Book Reviews -- By: Anonymous
GJ 10:2 (Spr 69) p. 43
The Book of Jonah. By Don W. Hillis. Baker Book House, Grand Rapids, 1967. 71 pp. $1.50, paper.
Few books in the Old Testament have been abused as much as the book of Jonah. In this manual of the Shield Bible Study Outlines, Don Hillis shows that the book was not only relevant in Jonah’s day, but contains a message for the twentieth century too. At the beginning of his work, the author states the contents of the ten chapters, lists commentaries and books for suggested reading, and gives general-detailed outlines of the book of Jonah. He uses the topical approach to the book (“authority, prophecy, prayer, etc.”). Each chapter contains divisions or an outline. However, reference time in this type of approach is lengthier than in expositional work.
Many Scriptures including quotes from Living Prophecies are correlated with the passages in Jonah. At the end of the manual, the complete text of the book of Jonah according to Living Prophecies is included with a corresponding blank column for meditative comments by the reader. Very few footnotes are used and textual credits are almost entirely absent from the book.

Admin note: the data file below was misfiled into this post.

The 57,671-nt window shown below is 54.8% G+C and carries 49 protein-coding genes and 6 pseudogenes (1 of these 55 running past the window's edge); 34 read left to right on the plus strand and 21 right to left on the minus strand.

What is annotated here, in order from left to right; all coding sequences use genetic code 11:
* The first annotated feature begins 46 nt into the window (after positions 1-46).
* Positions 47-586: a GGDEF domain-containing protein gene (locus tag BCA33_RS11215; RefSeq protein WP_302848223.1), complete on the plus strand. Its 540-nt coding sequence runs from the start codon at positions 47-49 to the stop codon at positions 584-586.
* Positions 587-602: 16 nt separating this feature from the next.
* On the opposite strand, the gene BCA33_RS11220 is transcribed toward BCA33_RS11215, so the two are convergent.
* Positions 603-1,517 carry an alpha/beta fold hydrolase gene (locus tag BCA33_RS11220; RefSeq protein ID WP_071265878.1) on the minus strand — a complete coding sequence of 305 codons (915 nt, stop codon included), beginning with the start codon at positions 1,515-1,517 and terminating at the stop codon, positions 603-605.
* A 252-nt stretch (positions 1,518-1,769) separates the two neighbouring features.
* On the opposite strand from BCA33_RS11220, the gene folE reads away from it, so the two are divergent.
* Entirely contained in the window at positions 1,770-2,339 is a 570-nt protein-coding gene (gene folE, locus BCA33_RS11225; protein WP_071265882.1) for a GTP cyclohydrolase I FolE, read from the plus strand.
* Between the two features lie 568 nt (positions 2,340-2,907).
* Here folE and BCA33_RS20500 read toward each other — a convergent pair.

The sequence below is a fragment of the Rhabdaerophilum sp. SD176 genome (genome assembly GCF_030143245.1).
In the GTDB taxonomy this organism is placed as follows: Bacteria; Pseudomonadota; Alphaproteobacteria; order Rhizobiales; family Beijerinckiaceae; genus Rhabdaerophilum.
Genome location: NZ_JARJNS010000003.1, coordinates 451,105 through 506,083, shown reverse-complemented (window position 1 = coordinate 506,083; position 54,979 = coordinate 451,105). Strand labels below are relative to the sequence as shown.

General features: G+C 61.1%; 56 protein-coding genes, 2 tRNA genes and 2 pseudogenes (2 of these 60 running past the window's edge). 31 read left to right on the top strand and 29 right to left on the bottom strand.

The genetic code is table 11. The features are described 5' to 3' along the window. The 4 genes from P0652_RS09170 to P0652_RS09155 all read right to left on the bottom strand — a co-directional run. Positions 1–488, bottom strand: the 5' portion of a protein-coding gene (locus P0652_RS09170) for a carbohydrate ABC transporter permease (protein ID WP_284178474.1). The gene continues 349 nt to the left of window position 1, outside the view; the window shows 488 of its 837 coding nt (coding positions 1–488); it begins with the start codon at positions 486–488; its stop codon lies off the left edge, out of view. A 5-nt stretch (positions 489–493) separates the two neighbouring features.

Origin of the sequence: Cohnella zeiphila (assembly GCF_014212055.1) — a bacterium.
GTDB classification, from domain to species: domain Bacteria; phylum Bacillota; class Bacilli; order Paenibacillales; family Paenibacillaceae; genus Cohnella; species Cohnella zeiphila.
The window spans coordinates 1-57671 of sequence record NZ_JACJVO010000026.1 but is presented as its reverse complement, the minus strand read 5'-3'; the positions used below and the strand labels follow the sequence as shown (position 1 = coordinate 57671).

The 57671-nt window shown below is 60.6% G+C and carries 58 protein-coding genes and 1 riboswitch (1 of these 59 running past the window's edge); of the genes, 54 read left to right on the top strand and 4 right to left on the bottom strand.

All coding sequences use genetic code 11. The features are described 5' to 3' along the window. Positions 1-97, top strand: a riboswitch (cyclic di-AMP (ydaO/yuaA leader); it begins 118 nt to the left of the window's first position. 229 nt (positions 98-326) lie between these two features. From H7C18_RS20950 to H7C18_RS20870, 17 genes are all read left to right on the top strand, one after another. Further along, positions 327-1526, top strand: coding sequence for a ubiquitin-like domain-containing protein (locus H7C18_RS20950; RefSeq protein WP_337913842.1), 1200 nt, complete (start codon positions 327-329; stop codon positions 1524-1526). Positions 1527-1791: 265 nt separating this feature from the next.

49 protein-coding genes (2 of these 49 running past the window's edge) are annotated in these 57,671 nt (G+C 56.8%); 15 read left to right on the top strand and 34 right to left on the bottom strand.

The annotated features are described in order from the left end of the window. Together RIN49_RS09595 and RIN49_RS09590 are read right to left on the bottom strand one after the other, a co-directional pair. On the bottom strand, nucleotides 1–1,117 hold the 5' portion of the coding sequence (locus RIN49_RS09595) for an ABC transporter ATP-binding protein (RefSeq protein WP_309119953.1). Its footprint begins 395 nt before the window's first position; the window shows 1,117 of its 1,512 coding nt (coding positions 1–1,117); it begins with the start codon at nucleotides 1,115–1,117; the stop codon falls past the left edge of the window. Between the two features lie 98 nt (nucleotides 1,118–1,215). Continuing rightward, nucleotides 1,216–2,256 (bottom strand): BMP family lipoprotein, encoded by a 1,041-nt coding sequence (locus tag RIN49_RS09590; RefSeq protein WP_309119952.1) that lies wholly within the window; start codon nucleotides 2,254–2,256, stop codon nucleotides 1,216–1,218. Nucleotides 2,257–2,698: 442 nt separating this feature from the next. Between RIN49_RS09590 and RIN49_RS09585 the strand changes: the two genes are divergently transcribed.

Some of the informative features of this work are a chart displaying the historical perspective of the prophet Jonah and six ways that Jonah is unlike Christ. There are discussions on the seven reasons for accepting the book in the canon and the seven miracles of Jonah. Chapter nine is primarily devotional on the spiritual values of Jonah’s book. Since the Shield Series serve as guides for group Bible study, this manual contains appropriate questions at the end of each chapter. The missionary challenge is excellent. On page 47 the author states that he will deal with the problem of “Jonah, Dead or Alive” in a later chapter, but he never does it.
Mr. Hillis is Associate Director of The Evangelical Alliance Mission. His manual should find a place in the libraries of those who want to study the book of Jonah.
James H. Gabhart
Religion and the Schools. By Nicholas Wolterstorff. William B. Eerdmans Publishing Company, Grand Rapids, 1966. 46 pp. $.75, paper.
The public school system does not, cannot and should not teach religion. The Christian day schools are teaching academics and true Christianity. These day schools play a vital part in the educational field side by side with the public schools. Parents have a right and a duty to choose the education of their children. And Christian parents should
GJ 10:2 (Spr 69) p. 44
not be obligated to pay for two school systems while they fulfill their God-given responsibilities. With these though...
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